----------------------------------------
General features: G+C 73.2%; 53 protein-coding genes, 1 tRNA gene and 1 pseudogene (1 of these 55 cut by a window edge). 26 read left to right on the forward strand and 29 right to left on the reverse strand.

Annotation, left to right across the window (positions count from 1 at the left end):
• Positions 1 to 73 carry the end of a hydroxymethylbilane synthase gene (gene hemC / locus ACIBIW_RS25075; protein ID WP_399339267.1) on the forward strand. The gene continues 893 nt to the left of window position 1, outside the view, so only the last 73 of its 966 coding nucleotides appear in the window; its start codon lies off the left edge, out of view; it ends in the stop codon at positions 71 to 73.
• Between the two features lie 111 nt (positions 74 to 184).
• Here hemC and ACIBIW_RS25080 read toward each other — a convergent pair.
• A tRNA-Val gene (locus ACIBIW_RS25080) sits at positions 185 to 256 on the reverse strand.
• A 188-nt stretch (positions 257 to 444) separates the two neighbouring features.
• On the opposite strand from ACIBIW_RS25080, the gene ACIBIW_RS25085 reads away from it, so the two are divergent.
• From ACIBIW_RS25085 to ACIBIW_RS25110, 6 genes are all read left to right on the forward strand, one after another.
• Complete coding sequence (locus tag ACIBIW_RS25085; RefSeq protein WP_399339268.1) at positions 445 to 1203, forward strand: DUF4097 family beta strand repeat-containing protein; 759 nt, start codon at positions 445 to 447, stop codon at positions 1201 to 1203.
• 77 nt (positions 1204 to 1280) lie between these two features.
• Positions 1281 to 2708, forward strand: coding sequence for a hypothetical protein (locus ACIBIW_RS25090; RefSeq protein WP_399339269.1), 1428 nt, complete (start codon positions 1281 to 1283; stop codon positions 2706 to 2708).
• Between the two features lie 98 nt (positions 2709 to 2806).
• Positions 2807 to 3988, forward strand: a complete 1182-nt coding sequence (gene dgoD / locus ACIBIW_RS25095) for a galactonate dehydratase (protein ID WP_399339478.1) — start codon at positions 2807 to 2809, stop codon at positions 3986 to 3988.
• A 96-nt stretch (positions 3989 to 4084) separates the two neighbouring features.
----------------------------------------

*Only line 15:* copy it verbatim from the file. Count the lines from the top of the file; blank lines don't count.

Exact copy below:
• A 96-nt stretch (positions 3989 to 4084) separates the two neighbouring features.